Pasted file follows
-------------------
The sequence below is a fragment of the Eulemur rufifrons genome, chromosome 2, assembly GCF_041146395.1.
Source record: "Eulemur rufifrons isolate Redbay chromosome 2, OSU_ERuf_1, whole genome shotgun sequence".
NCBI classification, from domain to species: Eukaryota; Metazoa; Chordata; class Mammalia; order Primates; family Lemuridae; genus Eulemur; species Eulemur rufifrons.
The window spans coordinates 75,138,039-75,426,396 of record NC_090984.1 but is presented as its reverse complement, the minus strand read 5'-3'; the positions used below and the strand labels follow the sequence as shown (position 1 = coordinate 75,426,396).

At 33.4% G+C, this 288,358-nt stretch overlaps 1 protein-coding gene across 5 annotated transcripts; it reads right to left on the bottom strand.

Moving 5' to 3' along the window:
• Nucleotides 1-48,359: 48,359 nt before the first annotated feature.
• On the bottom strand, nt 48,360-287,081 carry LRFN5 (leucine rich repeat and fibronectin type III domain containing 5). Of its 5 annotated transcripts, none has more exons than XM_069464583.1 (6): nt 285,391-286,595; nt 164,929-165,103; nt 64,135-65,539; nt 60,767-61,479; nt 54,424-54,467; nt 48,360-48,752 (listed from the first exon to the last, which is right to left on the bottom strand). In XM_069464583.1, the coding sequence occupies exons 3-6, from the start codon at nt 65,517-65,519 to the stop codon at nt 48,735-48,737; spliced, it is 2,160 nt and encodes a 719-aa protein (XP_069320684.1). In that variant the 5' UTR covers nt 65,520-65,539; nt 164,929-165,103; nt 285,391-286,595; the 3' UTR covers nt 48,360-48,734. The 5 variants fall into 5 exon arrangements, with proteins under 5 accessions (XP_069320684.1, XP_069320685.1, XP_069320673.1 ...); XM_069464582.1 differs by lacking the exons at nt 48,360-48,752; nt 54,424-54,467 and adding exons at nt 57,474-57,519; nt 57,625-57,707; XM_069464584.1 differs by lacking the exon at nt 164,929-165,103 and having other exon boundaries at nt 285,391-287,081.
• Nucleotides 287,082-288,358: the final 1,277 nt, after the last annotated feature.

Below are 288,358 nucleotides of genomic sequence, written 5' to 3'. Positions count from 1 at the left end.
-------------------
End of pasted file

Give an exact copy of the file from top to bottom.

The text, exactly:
The sequence below is a fragment of the Eulemur rufifrons genome, chromosome 2, assembly GCF_041146395.1.
Source record: "Eulemur rufifrons isolate Redbay chromosome 2, OSU_ERuf_1, whole genome shotgun sequence".
NCBI classification, from domain to species: Eukaryota; Metazoa; Chordata; class Mammalia; order Primates; family Lemuridae; genus Eulemur; species Eulemur rufifrons.
The window spans coordinates 75,138,039-75,426,396 of record NC_090984.1 but is presented as its reverse complement, the minus strand read 5'-3'; the positions used below and the strand labels follow the sequence as shown (position 1 = coordinate 75,426,396).

At 33.4% G+C, this 288,358-nt stretch overlaps 1 protein-coding gene across 5 annotated transcripts; it reads right to left on the bottom strand.

Moving 5' to 3' along the window:
• Nucleotides 1-48,359: 48,359 nt before the first annotated feature.
• On the bottom strand, nt 48,360-287,081 carry LRFN5 (leucine rich repeat and fibronectin type III domain containing 5). Of its 5 annotated transcripts, none has more exons than XM_069464583.1 (6): nt 285,391-286,595; nt 164,929-165,103; nt 64,135-65,539; nt 60,767-61,479; nt 54,424-54,467; nt 48,360-48,752 (listed from the first exon to the last, which is right to left on the bottom strand). In XM_069464583.1, the coding sequence occupies exons 3-6, from the start codon at nt 65,517-65,519 to the stop codon at nt 48,735-48,737; spliced, it is 2,160 nt and encodes a 719-aa protein (XP_069320684.1). In that variant the 5' UTR covers nt 65,520-65,539; nt 164,929-165,103; nt 285,391-286,595; the 3' UTR covers nt 48,360-48,734. The 5 variants fall into 5 exon arrangements, with proteins under 5 accessions (XP_069320684.1, XP_069320685.1, XP_069320673.1 ...); XM_069464582.1 differs by lacking the exons at nt 48,360-48,752; nt 54,424-54,467 and adding exons at nt 57,474-57,519; nt 57,625-57,707; XM_069464584.1 differs by lacking the exon at nt 164,929-165,103 and having other exon boundaries at nt 285,391-287,081.
• Nucleotides 287,082-288,358: the final 1,277 nt, after the last annotated feature.

Below are 288,358 nucleotides of genomic sequence, written 5' to 3'. Positions count from 1 at the left end.